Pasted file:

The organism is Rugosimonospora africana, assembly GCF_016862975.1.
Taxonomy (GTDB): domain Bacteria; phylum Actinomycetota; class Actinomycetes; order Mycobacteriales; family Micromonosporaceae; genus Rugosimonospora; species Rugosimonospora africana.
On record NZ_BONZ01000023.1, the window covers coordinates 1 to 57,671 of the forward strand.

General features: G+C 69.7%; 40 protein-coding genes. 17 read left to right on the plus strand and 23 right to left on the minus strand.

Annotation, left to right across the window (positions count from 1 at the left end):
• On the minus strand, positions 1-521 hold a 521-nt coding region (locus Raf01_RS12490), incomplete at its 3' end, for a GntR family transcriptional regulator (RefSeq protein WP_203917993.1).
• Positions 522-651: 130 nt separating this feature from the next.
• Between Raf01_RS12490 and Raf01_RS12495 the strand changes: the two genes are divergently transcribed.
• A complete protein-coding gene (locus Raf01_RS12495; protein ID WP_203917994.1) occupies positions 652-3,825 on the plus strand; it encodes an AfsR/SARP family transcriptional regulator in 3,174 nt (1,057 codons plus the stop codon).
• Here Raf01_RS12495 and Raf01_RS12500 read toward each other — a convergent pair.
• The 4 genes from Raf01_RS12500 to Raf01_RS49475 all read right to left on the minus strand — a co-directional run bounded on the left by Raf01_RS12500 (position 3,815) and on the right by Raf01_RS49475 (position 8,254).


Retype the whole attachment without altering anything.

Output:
The organism is Rugosimonospora africana, assembly GCF_016862975.1.
Taxonomy (GTDB): domain Bacteria; phylum Actinomycetota; class Actinomycetes; order Mycobacteriales; family Micromonosporaceae; genus Rugosimonospora; species Rugosimonospora africana.
On record NZ_BONZ01000023.1, the window covers coordinates 1 to 57,671 of the forward strand.

General features: G+C 69.7%; 40 protein-coding genes. 17 read left to right on the plus strand and 23 right to left on the minus strand.

Annotation, left to right across the window (positions count from 1 at the left end):
• On the minus strand, positions 1-521 hold a 521-nt coding region (locus Raf01_RS12490), incomplete at its 3' end, for a GntR family transcriptional regulator (RefSeq protein WP_203917993.1).
• Positions 522-651: 130 nt separating this feature from the next.
• Between Raf01_RS12490 and Raf01_RS12495 the strand changes: the two genes are divergently transcribed.
• A complete protein-coding gene (locus Raf01_RS12495; protein ID WP_203917994.1) occupies positions 652-3,825 on the plus strand; it encodes an AfsR/SARP family transcriptional regulator in 3,174 nt (1,057 codons plus the stop codon).
• Here Raf01_RS12495 and Raf01_RS12500 read toward each other — a convergent pair.
• The 4 genes from Raf01_RS12500 to Raf01_RS49475 all read right to left on the minus strand — a co-directional run bounded on the left by Raf01_RS12500 (position 3,815) and on the right by Raf01_RS49475 (position 8,254).